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Based on the latest results from the Nation’s Report Card, the pandemic has wiped out two decades of student progress, with the largest recorded decline in mathematics scores since 1990. In reading, scores sank to 1992 levels.

Significant resources are being mobilized — including $122 billion from the American Rescue Plan Act — to help students catch up. Education leaders are being encouraged to spend Covid-relief dollars on proven research-based programs such as tutoring to improve children’s learning.

If rolled out effectively, such programs are among our best bets to help accelerate student learning.

However, education leaders are struggling to use these funds, lack the capacity to run effective programs and are having trouble getting them off the ground.

For example, Virginia’s Fairfax County used federal funds toward implementing an online, optional tutoring program, but saw limited student participation in 2022. Their internal analysis cited the program’s late-year roll-out as one of the biggest adoption challenges.

Related: PROOF POINTS: Taking stock of tutoring

In other cases, students who would benefit from tutoring are not getting it, either because they were not properly identified as needing help or did not opt-in to the optional tutoring programs.

And even getting new programs into schools and classrooms is proving difficult for districts with reduced overall teaching capacity. The unfortunate reality is that superintendents, members of district leadership and teachers are leaving the profession at unprecedented rates.

Funding and evidence of program effectiveness alone are not enough.

Staffing shortages — including bus drivers, teachers and social workers — are currently making it difficult to operate schools “as usual,” much less roll out and sustain new programs, even if those programs have proven effective.

This underscores an important but often overlooked truth about evidence-based policymaking: Funding and evidence of program effectiveness alone are not enough.

For these Rescue Plan dollars to make a difference, education leaders also need practical support to bring effective programs into their classrooms. Here are three key steps we can take to assist them:

1: Help education leaders understand the unique needs of their districts and choose evidence-based programs they can actually run.

Districts should review data on the nature and extent of their specific learning challenges. They must consider whether a given program effectively addresses the root causes of their specific issues or if they must address the underlying causes with a different policy or practice change.

For example, if poor attendance is the primary driver of poor academic outcomes in a district, tutoring will likely not help, since students probably won’t show up.

Leaders should also conduct honest assessments of their overall capacity before rolling out new programs, making sure they have sufficient staff, expertise and physical space available.

It is crucial that we do not introduce programs haphazardly in the rush to improve, and that we do take time to address the fundamental causes of learning-related challenges.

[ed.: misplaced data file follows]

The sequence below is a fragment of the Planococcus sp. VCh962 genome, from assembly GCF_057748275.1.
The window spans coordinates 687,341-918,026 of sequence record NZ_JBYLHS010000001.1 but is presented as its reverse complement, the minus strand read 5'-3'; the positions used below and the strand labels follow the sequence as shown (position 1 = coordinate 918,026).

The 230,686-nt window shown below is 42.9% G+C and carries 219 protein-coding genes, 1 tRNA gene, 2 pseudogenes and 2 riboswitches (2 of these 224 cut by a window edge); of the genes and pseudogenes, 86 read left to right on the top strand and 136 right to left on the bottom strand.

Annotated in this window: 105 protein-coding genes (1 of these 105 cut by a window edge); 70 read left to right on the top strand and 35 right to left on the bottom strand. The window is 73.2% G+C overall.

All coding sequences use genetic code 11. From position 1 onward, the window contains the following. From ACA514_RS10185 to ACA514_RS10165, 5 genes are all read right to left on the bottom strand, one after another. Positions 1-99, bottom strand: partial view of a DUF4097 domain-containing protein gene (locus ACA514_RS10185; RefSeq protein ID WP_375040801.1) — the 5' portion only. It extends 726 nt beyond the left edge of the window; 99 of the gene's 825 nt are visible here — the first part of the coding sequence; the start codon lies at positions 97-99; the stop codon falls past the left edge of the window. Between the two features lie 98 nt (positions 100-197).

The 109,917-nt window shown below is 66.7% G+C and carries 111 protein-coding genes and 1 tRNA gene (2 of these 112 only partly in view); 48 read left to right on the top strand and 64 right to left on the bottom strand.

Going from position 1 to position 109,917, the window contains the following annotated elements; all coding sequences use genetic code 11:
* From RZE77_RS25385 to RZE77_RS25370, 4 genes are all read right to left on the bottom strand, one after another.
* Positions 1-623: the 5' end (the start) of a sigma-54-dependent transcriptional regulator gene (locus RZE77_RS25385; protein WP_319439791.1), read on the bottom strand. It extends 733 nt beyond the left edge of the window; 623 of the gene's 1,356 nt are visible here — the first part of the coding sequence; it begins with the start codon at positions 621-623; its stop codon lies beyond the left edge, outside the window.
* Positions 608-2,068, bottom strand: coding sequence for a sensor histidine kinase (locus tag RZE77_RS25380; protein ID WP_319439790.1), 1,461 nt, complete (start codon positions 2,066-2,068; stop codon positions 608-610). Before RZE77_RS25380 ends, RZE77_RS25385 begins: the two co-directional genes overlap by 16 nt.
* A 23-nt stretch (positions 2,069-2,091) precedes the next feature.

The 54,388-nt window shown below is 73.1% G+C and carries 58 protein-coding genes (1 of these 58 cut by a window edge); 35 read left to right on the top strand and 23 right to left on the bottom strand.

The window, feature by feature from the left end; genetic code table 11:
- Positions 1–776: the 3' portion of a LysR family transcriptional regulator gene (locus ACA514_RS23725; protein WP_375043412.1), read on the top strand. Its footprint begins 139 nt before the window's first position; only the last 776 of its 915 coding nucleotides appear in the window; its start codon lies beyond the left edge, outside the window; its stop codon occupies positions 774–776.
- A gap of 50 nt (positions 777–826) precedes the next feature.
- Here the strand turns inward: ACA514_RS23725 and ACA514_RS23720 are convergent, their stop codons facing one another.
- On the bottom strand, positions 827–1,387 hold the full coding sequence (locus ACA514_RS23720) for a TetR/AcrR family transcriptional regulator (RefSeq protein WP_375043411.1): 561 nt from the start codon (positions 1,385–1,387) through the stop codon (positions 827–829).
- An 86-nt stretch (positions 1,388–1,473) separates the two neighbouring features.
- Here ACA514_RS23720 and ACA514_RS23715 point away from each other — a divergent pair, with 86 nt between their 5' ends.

2: Strengthen districts’ ability to run evidence-based programs by investing in additional resources and staff.

Investments should include the hiring of dedicated personnel and improving coordination among districts, school officials and program administrators.

As one approach, school districts can appoint individuals with relevant experience to support and monitor the rollout of new programs. For example, Guilford County, North Carolina, hired qualified tutoring program administrators to set up an online platform for tutoring session sign-ups and create partnerships with local colleges and universities to recruit tutors.

Many districts have limited in-house capacity to effectively run new programs, which often require the time-consuming work of re-envisioning master schedules, aligning program content with course curriculums and recruiting and training new staff. Organizations that specialize in evidence-based policymaking and implementation can fill critical gaps.

3: Give education leaders time to run programs effectively and opportunities to demonstrate continuous learning and improvement.

There is immense pressure to find solutions quickly, but details matter when it comes to rolling out new programs and getting those details right; it often takes more than one year.

Districts should consider first piloting programs for a year and monitoring progress, including tracking whether students are actually showing up to tutoring sessions. Programs should be scaled only if the pilot results are promising.

If districts run into major challenges during the pilots, they should consider changing course. Continuous monitoring can determine if their programs are being run as planned and can address issues in real time if adjustments need to be made.

The movement to invest in evidence-based programs is a major step in the right direction and holds tremendous promise for addressing lost learning. But to realize the potential of these programs, we must equip our local education leaders with the tools and capacity they need.

Vincent Quan is co-executive director, J-PAL North America at MIT. Bi Vuong is managing director of education agency practice, Project Evident.

This story about evidence-based tutoring programs was produced by The Hechinger Report, a nonprofit, independent news organization focused on inequality and innovation in education. Sign up for Hechinger’s newsletter.

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